Konbini in Japan set to go automated by 2025

The Japanese in general love convenience stores, known as “konbini.” They are also on average getting older and seeing a drastic population decrease because of a low birth rate. A smaller workforce means fewer people to staff the konbini, most of which are open 24 hours. To combat this problem, Japan will turn to one of its favorite solutions: robots.

The government Ministry of Economy, Trade and Industry has struck a deal with the country’s top five chains — Seven-Eleven Japan, FamilyMart, Lawson, Ministop, and New Days — to use radio-frequency identification (RFID) technology by 2025. This will mean the vast majority of Japan’s more than 50,000 konbini will be fully automated in just over five years’ time. Not only do the shops sell all manner of food and drink, but also event tickets and event payment kiosks for utility and mobile phone bills.

The RFID tags on each item will allow for automated purchasing and connection to the Internet of Things. There’s just one small problem, though. Many food items for sale in konbini are microwavable. RFID tags tend to spend in microwaves. Fortunately, Avery Dennison has debuted the WaveSafe tag, which can endure up to 5 minutes in a 950-watt microwave.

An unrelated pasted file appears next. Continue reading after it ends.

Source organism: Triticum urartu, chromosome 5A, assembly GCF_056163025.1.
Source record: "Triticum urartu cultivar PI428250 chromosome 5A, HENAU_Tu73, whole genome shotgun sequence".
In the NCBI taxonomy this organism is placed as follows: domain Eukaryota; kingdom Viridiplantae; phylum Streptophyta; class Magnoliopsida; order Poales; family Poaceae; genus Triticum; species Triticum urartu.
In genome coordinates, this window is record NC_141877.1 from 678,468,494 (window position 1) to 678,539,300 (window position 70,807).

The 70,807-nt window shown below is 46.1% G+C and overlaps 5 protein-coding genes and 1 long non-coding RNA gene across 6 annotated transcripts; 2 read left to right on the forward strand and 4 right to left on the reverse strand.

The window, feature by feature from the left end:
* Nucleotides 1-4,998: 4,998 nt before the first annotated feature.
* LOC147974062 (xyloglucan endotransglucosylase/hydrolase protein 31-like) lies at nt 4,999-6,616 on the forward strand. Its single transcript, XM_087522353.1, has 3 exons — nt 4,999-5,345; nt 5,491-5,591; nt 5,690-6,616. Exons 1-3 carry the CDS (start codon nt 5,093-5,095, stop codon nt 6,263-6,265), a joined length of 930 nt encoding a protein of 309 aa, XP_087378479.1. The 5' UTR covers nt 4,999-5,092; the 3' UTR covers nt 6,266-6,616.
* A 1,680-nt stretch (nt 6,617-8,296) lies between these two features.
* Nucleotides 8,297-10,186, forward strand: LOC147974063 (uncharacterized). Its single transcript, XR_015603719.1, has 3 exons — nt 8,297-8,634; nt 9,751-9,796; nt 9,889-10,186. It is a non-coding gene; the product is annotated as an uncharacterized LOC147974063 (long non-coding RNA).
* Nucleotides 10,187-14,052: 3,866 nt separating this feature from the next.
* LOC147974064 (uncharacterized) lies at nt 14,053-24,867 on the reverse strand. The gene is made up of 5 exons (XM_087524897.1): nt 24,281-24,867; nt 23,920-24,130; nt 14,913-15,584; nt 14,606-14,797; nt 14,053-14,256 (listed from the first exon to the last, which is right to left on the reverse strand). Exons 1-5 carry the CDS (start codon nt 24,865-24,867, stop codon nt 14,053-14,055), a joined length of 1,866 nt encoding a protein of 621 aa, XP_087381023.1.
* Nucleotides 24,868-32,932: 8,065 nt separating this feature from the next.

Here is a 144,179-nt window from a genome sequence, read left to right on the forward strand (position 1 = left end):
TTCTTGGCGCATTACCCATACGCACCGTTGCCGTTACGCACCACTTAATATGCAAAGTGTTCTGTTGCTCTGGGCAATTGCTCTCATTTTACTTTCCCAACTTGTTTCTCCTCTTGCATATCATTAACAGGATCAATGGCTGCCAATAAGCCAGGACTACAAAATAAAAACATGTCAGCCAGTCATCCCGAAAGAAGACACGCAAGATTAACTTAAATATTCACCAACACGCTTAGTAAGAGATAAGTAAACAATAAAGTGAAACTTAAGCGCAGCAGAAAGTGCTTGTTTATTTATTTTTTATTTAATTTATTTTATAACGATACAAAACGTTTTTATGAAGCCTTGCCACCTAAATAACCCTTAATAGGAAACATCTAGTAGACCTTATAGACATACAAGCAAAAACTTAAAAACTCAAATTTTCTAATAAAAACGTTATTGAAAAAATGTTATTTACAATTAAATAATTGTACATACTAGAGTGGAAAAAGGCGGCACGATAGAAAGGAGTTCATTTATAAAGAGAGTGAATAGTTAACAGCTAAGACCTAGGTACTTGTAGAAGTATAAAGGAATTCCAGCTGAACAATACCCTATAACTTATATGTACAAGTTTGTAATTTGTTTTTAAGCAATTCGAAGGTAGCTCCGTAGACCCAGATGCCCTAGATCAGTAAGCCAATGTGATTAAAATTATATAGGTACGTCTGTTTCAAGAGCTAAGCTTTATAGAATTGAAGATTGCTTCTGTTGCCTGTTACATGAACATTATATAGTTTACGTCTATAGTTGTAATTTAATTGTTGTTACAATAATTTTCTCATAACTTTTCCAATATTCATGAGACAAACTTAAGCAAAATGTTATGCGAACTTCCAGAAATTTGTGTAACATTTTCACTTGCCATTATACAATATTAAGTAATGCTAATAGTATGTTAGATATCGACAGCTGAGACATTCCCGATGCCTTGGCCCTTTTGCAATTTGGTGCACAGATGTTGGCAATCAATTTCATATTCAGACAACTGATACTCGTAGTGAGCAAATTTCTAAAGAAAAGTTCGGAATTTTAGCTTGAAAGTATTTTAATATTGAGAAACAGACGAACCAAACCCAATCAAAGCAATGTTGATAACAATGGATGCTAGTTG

Lawson launched a fully automated store in Tokyo last year. Customers download the Lawson app then scan items and check out in the app. A QR code can be scanned to confirm the purchase has been made. Once the other konbini join, more than 100 billion products each year will be sold via RFID tags, with the data shared automatically with supply chains.

Lawson also had a trial run in December of a robot that cooks its popular Karaage-kun fried chicken bites up to 80 per cent fast than the traditional process. With more than 4 billion packs sold annually, that could add up to a lot of time saved should Lawson introduce the robot at all its stores.